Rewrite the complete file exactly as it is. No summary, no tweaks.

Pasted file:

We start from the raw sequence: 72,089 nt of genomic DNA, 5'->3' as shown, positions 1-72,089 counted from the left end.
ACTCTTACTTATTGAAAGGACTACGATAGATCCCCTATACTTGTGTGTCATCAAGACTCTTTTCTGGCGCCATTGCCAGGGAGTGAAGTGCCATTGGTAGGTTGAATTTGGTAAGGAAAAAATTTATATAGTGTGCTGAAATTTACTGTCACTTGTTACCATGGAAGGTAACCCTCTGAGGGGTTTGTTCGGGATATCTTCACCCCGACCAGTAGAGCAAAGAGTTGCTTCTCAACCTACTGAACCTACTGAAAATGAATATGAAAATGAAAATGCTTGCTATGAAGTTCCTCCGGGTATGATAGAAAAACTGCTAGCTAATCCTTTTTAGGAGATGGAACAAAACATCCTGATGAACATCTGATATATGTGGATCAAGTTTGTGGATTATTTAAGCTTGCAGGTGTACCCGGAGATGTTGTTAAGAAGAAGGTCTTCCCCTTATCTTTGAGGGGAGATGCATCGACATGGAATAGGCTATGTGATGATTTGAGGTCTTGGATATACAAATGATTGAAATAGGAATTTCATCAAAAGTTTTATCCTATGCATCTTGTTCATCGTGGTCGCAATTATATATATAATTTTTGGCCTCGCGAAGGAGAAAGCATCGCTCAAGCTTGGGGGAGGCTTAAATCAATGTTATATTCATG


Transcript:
We start from the raw sequence: 72,089 nt of genomic DNA, 5'->3' as shown, positions 1-72,089 counted from the left end.
ACTCTTACTTATTGAAAGGACTACGATAGATCCCCTATACTTGTGTGTCATCAAGACTCTTTTCTGGCGCCATTGCCAGGGAGTGAAGTGCCATTGGTAGGTTGAATTTGGTAAGGAAAAAATTTATATAGTGTGCTGAAATTTACTGTCACTTGTTACCATGGAAGGTAACCCTCTGAGGGGTTTGTTCGGGATATCTTCACCCCGACCAGTAGAGCAAAGAGTTGCTTCTCAACCTACTGAACCTACTGAAAATGAATATGAAAATGAAAATGCTTGCTATGAAGTTCCTCCGGGTATGATAGAAAAACTGCTAGCTAATCCTTTTTAGGAGATGGAACAAAACATCCTGATGAACATCTGATATATGTGGATCAAGTTTGTGGATTATTTAAGCTTGCAGGTGTACCCGGAGATGTTGTTAAGAAGAAGGTCTTCCCCTTATCTTTGAGGGGAGATGCATCGACATGGAATAGGCTATGTGATGATTTGAGGTCTTGGATATACAAATGATTGAAATAGGAATTTCATCAAAAGTTTTATCCTATGCATCTTGTTCATCGTGGTCGCAATTATATATATAATTTTTGGCCTCGCGAAGGAGAAAGCATCGCTCAAGCTTGGGGGAGGCTTAAATCAATGTTATATTCATG